One of history’s most influential raiders began her career in a Chinese brothel. Cheng I Sao, or the “wife of Cheng,” was a Cantonese former prostitute who married a powerful corsair named Cheng I in 1801. The husband and wife team soon raised one of China’s most formidable pirate armies. Their outfit boasted hundreds of ships and some 50,000 men, and it preyed on the fishing vessels, supply junks and the coastal villages of Southern China with impunity.
Upon her husband’s death in 1807, Mrs. Cheng elbowed her way into power and partnered with a trusted lieutenant and lover named Chang Pao. Over the next few years, she plundered her way across Southeast Asia and assembled a fleet that rivaled many countries’ navies. She also penned a rigorous code of conduct for her pirates. Rape of female prisoners was punishable by beheading, and deserters had their ears lopped off. Mrs. Cheng’s bloody reign made her public enemy number one of the Chinese government, and in 1810, the British and Portuguese navies were enlisted to bring her to justice. Rather than duking it out at sea, she shrewdly agreed to surrender her fleet and lay down her cutlass in exchange for the right to keep her ill-gotten riches. Mrs. Cheng retired as one of history’s most successful pirates, and went on to run a gambling house until her death in 1844 at the age of 69.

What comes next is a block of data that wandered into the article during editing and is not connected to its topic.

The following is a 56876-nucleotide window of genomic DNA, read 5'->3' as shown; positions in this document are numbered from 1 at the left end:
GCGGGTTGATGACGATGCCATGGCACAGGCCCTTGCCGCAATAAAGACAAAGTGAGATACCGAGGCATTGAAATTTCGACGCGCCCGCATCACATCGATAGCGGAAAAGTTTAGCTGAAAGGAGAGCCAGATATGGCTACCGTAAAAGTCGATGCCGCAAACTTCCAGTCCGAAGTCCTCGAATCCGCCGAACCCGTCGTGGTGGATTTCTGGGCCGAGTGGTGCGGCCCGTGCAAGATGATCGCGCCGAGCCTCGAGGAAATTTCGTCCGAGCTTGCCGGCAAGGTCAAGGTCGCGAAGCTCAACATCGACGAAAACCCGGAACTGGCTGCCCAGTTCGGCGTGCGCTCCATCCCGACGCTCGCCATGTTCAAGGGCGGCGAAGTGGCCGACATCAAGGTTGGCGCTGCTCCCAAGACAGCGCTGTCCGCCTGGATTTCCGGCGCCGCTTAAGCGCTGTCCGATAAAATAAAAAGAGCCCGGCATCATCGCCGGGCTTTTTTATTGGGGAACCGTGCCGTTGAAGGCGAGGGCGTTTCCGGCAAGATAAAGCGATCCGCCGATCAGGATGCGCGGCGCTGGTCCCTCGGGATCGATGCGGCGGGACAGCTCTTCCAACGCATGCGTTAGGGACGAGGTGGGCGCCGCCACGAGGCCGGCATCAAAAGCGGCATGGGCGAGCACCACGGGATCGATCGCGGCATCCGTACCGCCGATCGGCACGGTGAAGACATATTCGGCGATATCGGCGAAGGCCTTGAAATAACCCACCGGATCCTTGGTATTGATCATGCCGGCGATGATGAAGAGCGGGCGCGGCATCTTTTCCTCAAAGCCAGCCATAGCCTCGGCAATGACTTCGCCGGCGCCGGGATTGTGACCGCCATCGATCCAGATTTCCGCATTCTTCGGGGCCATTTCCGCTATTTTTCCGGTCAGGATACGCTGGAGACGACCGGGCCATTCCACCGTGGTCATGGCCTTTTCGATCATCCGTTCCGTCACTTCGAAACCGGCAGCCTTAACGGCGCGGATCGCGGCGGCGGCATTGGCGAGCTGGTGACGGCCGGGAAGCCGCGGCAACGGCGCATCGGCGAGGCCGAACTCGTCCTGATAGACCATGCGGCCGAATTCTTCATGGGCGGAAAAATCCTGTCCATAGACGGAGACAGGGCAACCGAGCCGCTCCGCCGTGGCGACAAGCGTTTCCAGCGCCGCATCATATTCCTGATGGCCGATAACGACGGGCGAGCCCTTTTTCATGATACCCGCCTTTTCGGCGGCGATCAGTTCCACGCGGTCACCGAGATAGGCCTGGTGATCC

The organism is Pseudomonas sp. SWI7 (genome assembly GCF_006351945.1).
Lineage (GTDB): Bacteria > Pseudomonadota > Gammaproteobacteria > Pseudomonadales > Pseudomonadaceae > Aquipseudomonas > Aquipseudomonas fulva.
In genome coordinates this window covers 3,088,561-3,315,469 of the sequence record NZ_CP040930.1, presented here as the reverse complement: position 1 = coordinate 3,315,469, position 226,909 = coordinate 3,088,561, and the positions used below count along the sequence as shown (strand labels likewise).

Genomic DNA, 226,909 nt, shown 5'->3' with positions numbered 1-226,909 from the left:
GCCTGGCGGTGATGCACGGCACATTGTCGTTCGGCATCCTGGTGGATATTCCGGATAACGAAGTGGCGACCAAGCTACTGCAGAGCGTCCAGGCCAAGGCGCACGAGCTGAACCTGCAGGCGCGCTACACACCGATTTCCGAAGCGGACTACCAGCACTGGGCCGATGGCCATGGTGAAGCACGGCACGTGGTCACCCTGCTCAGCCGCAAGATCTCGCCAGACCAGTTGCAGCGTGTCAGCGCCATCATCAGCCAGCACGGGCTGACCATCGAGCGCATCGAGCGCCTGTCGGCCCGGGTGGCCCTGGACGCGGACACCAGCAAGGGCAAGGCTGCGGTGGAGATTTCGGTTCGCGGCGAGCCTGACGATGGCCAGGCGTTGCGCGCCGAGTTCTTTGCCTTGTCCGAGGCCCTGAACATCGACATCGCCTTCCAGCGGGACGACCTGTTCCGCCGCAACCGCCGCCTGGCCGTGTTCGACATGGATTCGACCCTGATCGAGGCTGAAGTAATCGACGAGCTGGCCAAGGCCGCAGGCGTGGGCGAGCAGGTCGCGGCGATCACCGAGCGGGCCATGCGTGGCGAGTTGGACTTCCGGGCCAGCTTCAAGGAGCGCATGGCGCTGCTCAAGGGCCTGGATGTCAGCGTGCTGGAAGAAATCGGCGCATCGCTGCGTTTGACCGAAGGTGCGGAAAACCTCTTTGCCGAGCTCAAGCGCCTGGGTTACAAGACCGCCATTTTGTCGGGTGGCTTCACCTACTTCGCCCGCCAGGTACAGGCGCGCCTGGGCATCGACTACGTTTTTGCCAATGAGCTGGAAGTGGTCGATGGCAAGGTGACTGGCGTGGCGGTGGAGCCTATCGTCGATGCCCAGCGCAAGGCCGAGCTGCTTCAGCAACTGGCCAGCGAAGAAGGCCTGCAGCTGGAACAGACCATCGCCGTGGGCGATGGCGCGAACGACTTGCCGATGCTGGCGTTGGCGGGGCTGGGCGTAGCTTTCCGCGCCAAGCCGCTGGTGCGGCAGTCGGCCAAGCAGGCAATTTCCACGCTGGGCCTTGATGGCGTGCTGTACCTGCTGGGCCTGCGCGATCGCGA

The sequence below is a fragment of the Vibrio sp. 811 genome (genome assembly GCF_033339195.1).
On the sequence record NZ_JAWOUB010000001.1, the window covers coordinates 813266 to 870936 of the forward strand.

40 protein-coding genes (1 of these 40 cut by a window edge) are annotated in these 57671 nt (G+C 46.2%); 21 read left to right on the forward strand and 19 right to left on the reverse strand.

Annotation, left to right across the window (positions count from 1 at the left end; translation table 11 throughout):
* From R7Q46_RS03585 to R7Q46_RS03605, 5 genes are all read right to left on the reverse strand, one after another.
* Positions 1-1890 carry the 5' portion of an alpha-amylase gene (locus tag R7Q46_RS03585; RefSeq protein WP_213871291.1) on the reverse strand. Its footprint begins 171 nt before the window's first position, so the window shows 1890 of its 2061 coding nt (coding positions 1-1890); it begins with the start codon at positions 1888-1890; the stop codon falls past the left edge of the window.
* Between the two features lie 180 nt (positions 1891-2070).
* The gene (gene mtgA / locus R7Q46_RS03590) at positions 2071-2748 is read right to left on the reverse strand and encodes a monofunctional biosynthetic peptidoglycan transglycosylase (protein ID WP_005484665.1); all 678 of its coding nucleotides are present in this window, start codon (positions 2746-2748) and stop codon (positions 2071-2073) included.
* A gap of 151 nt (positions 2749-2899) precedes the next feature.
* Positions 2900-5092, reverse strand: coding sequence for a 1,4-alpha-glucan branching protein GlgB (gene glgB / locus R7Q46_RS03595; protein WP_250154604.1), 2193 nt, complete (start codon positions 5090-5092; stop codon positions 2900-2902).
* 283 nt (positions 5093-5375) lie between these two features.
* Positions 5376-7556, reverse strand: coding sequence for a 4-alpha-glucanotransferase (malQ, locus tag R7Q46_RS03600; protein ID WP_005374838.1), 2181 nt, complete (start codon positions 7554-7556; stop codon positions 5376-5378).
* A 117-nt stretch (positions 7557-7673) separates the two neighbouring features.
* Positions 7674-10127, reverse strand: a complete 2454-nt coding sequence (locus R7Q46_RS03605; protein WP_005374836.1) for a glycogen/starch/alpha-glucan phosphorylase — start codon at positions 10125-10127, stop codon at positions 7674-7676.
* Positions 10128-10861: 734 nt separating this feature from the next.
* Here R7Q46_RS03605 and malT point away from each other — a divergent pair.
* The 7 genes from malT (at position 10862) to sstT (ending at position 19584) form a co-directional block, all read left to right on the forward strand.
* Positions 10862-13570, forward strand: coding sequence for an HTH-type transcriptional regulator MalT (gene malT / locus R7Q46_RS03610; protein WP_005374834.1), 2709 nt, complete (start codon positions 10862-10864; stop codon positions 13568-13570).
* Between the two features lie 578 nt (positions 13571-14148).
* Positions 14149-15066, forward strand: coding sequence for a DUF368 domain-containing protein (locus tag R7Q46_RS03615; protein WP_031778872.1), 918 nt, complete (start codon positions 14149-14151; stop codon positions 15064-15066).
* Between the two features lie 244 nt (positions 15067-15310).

The notorious pirate Anne Bonny began her life as the illegitimate daughter of a wealthy Irish lawyer. In an effort to hide her dubious parentage, her father had her dress a boy and pose as his law clerk for part of her youth. She later moved to America, where she married a sailor in 1718 and journeyed to the pirate-infested island of New Providence in the Bahamas. There, she abandoned her husband and fell under the spell of “Calico” Jack Rackam, a flamboyant buccaneer who plied his trade in the Caribbean.
Bonny had always been known for her “fierce and courageous temper”—according to one legend, she nearly beat a man to death when he tried to force himself on her—and she quickly showed she could guzzle rum, curse and wield a pistol and cutlass with the best of Calico Jack’s crew. She later forged a friendship with fellow female pirate Mary Read, and the pair played a leading role in a spree of raids against small fishing boats and trading sloops in the summer and fall of 1720. Bonny’s stint on the high seas was cut short that October, when Calico Jack’s ship was captured by a band of pirate-hunters. Calico Jack and several other men were executed, but Bonny and Read dodged the noose after they were both found to be pregnant.
Born in England in the late-17th century, Mary Read spent most of her youth disguised as her deceased half-brother so that her penniless mother could scam the boy’s grandmother. Hoping to quench her thirst for adventure, she later adopted the name Mark Read and took on a succession of traditionally male jobs, first as a soldier and later as a merchant sailor. Read turned pirate in the late-1710s, after buccaneers attacked the ship she was working on and impressed her into their ranks. She later found her way aboard Calico Jack Rackam’s boat, where she met and befriended Anne Bonny and revealed herself to be a woman.